The obligation to perform civilian work is, after all, in lieu of a military obligation. The parties refer us to other statutory provisions governing those in the military and stipulating the kind of duty which complies with a soldier's enlistment period. 10 U.S.C. § 972 reads:
An enlisted member of an armed force who —
(2) is absent from his organization, station, or duty for more than one day without proper authority, as determined by competent authority;
(3) is confined for more than one day while awaiting trial and disposition of his case, and whose conviction has become final;
(4) is confined for more than one day under a sentence that has become final; or
(5) is unable for more than one day, as determined by competent authority, to perform his duties because of intemperate use of drugs or alcoholic liquor, or because of disease or injury resulting from his misconduct; is liable, after his return to full duty, to serve for a period that, when added to the period that he served before his absence from duty, amounts to the term for which he was enlisted or inducted.
Frequently, one in the military may not be assigned to any particular duty, and yet, pursuant to the foregoing statute, this time is credited upon his military service obligation unless "competent authority" determines the soldier is not available for duty as a deserter, one absent without leave, or one unavailable because of disease, injury, or improper use of drugs or alcoholic beverages. While the military analogy drawn by appellee may be somewhat appropriate, the instant case differs in one crucial respect. Here it had not been "determined by competent authority" that the registrant's conduct rendered him unavailable for civilian work, or otherwise ineligible for credit of any period of time against his service obligation.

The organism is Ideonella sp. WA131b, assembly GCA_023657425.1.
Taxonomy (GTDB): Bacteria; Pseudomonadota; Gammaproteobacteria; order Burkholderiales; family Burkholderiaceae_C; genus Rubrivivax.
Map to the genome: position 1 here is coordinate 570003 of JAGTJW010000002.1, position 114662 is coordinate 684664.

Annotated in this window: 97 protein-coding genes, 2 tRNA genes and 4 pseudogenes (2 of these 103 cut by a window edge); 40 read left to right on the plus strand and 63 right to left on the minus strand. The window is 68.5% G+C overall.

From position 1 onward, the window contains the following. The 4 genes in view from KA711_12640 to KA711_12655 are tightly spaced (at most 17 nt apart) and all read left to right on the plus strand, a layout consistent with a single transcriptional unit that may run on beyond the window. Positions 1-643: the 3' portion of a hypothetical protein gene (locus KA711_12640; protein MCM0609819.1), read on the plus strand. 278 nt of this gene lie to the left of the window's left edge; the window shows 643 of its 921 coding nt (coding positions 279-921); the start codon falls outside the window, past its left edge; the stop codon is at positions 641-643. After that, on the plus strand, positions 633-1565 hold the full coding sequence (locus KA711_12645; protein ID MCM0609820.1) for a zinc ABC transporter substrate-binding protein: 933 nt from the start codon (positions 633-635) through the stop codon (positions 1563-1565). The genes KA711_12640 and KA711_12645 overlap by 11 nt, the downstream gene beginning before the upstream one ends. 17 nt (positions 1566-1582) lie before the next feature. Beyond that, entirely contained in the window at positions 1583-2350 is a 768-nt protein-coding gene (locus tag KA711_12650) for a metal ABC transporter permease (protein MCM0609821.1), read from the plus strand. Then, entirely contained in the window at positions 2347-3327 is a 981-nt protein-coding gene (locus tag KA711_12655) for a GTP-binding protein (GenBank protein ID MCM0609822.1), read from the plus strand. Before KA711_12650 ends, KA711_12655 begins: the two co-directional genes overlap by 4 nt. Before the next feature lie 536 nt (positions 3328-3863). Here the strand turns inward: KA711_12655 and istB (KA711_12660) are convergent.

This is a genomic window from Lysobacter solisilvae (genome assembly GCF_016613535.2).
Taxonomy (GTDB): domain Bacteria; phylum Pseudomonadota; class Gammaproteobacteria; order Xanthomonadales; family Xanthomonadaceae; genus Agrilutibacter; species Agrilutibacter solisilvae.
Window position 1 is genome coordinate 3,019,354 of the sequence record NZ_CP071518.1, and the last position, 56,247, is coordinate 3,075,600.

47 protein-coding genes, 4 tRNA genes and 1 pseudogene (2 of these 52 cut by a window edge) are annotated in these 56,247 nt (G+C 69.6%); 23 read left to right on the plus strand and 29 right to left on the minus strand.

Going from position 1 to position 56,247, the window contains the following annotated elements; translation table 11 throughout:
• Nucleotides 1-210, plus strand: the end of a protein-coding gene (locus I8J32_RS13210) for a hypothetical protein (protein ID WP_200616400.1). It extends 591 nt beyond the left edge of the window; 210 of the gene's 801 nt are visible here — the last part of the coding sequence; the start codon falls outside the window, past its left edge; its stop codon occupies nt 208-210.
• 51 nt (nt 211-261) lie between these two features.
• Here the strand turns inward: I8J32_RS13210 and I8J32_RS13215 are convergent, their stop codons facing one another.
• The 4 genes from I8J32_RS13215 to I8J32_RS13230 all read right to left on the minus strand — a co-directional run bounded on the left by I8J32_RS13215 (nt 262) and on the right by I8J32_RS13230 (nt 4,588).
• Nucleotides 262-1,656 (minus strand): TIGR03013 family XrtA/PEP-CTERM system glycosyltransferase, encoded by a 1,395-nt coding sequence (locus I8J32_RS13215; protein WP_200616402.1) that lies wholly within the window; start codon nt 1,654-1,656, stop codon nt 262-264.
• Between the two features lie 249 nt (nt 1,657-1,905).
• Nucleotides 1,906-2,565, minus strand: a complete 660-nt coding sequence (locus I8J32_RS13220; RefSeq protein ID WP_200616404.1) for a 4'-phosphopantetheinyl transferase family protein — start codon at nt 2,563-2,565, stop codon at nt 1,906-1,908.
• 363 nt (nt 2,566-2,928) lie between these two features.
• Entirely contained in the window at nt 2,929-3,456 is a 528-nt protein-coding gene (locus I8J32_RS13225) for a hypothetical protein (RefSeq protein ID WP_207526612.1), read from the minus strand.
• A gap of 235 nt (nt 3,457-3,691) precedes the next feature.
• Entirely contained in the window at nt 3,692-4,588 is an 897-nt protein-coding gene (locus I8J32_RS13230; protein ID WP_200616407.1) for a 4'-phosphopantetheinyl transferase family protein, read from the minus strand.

We particularly note that the pertinent federal statute on which this prosecution rests designates the period for performance of civilian work as "equal to the period" prescribed for the military service. 50 U.S.C.App. § 456(j). The text of the regulation, 32 C.F.R. § 1660.21(c), which we have previously quoted in this opinion, contemplates circumstances in which a registrant's employment is broken without interrupting the time running against the registrant's service obligation, since it provides the time continues to run upon such break, except if the termination of employment was at the registrant's "fault" and provided that the registrant comply with a subsequent order to work. In the light of the statute and pertinent regulations, we think it clear that the term "serve * * * for a period of twenty-four consecutive months," 50 U. S.C.App. § 454(b), considered with 50 U.S.C.App. § 456(j), means that time is to run continuously from the first entry into civilian service by a conscientious objector, but not counting interruptions attributable to the fault or neglect of the registrant. As is the case with the military serviceman, a "chargeable" interruption need be shown. The mere fact of such interruption will not initiate the beginning of a new twenty-four month period.